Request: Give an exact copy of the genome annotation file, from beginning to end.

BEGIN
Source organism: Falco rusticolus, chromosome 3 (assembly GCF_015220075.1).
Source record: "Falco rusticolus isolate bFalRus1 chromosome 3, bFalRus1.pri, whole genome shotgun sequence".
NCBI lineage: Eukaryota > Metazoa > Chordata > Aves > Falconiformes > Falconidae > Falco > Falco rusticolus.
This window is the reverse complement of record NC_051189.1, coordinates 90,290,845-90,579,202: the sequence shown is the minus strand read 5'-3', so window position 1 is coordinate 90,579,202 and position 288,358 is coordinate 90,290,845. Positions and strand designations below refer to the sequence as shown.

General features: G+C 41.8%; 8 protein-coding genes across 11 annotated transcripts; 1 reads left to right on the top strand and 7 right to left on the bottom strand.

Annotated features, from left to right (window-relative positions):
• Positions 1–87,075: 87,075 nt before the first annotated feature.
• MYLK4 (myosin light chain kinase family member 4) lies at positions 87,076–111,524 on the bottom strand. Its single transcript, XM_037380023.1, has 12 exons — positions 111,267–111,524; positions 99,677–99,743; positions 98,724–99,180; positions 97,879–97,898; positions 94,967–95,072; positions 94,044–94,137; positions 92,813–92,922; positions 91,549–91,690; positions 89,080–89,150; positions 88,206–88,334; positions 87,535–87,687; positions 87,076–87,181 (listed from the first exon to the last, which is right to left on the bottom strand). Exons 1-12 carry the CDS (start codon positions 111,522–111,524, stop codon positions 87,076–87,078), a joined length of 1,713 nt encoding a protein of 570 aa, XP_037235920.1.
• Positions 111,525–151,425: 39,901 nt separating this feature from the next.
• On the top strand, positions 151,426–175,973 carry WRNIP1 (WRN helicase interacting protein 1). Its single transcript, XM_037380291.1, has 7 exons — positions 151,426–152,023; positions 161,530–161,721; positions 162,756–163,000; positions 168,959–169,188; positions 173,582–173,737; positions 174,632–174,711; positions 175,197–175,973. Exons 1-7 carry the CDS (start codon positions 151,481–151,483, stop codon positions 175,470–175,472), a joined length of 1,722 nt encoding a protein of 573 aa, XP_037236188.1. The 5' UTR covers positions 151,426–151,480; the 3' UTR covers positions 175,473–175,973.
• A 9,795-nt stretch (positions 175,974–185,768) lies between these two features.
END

Source organism: Falco rusticolus, chromosome 3 (assembly GCF_015220075.1).
Source record: "Falco rusticolus isolate bFalRus1 chromosome 3, bFalRus1.pri, whole genome shotgun sequence".
NCBI lineage: Eukaryota > Metazoa > Chordata > Aves > Falconiformes > Falconidae > Falco > Falco rusticolus.
This window is the reverse complement of record NC_051189.1, coordinates 90,290,845-90,579,202: the sequence shown is the minus strand read 5'-3', so window position 1 is coordinate 90,579,202 and position 288,358 is coordinate 90,290,845. Positions and strand designations below refer to the sequence as shown.

General features: G+C 41.8%; 8 protein-coding genes across 11 annotated transcripts; 1 reads left to right on the top strand and 7 right to left on the bottom strand.

Annotated features, from left to right (window-relative positions):
• Positions 1–87,075: 87,075 nt before the first annotated feature.
• MYLK4 (myosin light chain kinase family member 4) lies at positions 87,076–111,524 on the bottom strand. Its single transcript, XM_037380023.1, has 12 exons — positions 111,267–111,524; positions 99,677–99,743; positions 98,724–99,180; positions 97,879–97,898; positions 94,967–95,072; positions 94,044–94,137; positions 92,813–92,922; positions 91,549–91,690; positions 89,080–89,150; positions 88,206–88,334; positions 87,535–87,687; positions 87,076–87,181 (listed from the first exon to the last, which is right to left on the bottom strand). Exons 1-12 carry the CDS (start codon positions 111,522–111,524, stop codon positions 87,076–87,078), a joined length of 1,713 nt encoding a protein of 570 aa, XP_037235920.1.
• Positions 111,525–151,425: 39,901 nt separating this feature from the next.
• On the top strand, positions 151,426–175,973 carry WRNIP1 (WRN helicase interacting protein 1). Its single transcript, XM_037380291.1, has 7 exons — positions 151,426–152,023; positions 161,530–161,721; positions 162,756–163,000; positions 168,959–169,188; positions 173,582–173,737; positions 174,632–174,711; positions 175,197–175,973. Exons 1-7 carry the CDS (start codon positions 151,481–151,483, stop codon positions 175,470–175,472), a joined length of 1,722 nt encoding a protein of 573 aa, XP_037236188.1. The 5' UTR covers positions 151,426–151,480; the 3' UTR covers positions 175,473–175,973.
• A 9,795-nt stretch (positions 175,974–185,768) lies between these two features.